THE sun brought out the crowds as music fans sought out the best vantage points on the grass for a Rock in the Park event in the summer of 2002.

An article in The Mail, on Thursday, July 25 in 2002, looked ahead to the event and noted: "Local live music promoters Unity may be staging their last event in Barrow Park this weekend - depending on the weather and the arguably more dependable nature of local music fans."

Unity's Colin Chatfield said: "Unfortunately Unity have been losing funds due to the number of park gigs which have been cancelled because of bad weather.

"Although we are a non-profit organisation we still have to pay a public liability insurance for each event we stage in the park and hire out PA equipment.

"If people do not come along and support this weekend's event, we may not be able to renew out policy, which runs out next Monday."

Lined up for the Rock in the Park afternoon of music was 12ft Machete, Five Mile Smile and Nana's Revenge.

Also due to visit was Leamington Spa band Gash.

Music had been a feature for visitors to Barrow's public park since Edwardian times.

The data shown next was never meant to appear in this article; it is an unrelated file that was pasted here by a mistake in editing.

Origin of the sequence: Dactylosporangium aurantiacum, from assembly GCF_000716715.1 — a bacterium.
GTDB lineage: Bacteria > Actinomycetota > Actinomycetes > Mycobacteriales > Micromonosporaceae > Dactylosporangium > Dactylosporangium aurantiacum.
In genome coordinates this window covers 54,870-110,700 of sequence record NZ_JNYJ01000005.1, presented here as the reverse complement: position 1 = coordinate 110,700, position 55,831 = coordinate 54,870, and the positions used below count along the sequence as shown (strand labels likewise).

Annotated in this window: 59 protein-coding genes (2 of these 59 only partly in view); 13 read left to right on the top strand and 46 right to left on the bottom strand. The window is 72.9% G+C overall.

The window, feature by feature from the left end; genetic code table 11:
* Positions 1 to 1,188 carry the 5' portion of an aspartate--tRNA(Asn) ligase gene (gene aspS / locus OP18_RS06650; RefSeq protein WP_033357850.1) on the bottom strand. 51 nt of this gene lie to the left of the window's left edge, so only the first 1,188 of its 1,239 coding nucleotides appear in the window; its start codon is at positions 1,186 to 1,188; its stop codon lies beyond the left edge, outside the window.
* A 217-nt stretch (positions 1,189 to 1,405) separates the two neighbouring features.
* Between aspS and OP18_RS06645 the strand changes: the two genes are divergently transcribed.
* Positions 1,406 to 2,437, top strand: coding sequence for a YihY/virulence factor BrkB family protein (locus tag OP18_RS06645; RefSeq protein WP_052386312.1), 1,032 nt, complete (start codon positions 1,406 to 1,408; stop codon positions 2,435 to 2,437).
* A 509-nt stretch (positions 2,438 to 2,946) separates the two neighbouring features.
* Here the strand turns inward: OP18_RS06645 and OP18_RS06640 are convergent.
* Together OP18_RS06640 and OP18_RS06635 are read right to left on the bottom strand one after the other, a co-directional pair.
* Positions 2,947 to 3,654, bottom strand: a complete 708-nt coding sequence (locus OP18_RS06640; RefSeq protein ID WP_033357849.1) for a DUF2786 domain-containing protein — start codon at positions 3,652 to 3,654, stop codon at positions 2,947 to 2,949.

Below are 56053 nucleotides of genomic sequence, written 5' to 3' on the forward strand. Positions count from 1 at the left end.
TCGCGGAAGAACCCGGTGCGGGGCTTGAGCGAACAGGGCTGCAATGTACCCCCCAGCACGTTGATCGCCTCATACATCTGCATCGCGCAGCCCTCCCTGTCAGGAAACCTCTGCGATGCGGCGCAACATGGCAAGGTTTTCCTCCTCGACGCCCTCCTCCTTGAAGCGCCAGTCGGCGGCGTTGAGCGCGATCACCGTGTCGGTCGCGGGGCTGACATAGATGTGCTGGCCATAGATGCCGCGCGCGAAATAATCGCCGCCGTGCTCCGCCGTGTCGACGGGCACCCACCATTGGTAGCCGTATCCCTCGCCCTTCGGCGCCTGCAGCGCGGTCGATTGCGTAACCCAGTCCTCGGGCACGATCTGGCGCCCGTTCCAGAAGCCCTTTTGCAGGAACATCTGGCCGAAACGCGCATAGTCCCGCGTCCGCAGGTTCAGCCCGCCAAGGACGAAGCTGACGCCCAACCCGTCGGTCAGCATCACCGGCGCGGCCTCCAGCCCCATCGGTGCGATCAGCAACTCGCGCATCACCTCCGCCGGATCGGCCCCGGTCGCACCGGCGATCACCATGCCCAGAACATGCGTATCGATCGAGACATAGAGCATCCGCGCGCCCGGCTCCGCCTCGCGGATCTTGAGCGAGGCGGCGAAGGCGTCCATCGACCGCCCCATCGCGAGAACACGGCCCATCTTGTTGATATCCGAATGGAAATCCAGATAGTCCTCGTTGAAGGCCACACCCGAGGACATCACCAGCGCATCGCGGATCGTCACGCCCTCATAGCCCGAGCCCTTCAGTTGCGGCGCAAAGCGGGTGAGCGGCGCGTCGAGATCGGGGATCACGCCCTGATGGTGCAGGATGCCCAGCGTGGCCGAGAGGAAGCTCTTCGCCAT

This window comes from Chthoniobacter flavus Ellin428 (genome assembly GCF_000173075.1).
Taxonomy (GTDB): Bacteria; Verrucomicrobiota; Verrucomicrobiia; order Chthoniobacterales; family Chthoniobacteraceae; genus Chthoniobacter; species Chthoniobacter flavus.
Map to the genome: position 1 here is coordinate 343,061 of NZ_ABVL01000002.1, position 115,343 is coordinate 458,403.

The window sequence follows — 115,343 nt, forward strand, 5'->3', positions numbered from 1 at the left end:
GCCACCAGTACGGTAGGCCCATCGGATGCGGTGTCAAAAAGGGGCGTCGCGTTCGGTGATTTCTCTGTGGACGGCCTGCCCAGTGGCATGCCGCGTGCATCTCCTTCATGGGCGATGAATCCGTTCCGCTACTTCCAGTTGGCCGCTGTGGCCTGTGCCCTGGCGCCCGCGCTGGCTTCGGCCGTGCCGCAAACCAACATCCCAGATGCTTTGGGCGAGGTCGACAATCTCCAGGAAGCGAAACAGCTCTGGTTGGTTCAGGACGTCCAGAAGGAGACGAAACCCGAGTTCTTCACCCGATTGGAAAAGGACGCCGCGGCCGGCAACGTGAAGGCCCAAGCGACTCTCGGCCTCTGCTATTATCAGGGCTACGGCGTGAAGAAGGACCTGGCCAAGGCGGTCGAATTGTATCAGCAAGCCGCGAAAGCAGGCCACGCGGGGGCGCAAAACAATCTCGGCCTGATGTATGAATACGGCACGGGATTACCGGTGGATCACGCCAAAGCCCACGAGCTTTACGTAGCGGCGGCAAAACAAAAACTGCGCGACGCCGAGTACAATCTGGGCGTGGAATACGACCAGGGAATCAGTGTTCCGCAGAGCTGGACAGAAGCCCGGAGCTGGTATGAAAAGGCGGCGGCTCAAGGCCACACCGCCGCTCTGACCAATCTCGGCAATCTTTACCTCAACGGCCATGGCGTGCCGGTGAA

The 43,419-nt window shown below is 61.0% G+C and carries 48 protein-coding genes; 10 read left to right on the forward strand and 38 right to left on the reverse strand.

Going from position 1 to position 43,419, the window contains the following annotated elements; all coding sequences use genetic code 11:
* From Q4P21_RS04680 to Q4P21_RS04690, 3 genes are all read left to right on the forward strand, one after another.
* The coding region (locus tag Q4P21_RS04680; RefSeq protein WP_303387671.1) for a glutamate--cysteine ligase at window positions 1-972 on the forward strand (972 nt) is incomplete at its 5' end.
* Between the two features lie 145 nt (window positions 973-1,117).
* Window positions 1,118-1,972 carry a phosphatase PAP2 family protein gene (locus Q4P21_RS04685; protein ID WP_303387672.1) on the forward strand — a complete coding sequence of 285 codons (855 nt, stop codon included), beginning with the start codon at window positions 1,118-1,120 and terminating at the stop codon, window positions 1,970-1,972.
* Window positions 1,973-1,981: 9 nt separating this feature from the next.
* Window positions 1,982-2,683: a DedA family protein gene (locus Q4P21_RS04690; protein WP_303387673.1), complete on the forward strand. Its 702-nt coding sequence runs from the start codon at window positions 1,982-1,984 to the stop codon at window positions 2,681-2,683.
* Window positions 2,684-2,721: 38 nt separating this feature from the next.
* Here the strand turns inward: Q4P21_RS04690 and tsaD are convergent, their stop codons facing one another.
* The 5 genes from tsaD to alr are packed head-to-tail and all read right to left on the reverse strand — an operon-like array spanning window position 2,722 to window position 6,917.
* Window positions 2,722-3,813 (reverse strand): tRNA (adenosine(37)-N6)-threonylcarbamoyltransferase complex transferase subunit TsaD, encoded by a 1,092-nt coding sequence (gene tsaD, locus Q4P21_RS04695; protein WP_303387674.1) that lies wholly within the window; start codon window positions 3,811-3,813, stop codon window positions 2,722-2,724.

The old bandstand had been demolished but in 2002 there were grand plans to create a replacement.

An article in The Mail, on July 26, described plans for a major renovation of the park - with the help of £1.5m from the Heritage Lottery and £700,000 secured by Barrow Borough Council partnerships.

It noted: "Central to the project is the rebuilding of a £150,000 Edwardian-style bandstand surrounded by about £90,000 worth of shrubs.

"The designs have cost more than £40,000 and work should begin before next summer and take up to 12 months to finish.

"Then on sunny Sunday afternoons Barrovians will once more be able to follow in their grandparents' footsteps and stroll around the park, hire a deckchair and relax listening to brass bands."

Barrow Town Hall estates manager Steve Warbrick said: "It's taken a long time to finally get the money but we are very pleased that the grant has been finally approved and we can finally start work."

The project would see bridges, footpaths and the boating lake returned to how they looked when the park opened.

Barrow's war memorial, at the highest point in the park, was to be cleaned and more than £30,000 spent on new flowers, shrubs and trees.

The park's greenhouses were to be restored and opened to the public and a new lease of life given to the old boathouse and ornamental shelters.

It was planned to build a new pavilion costing £190,000.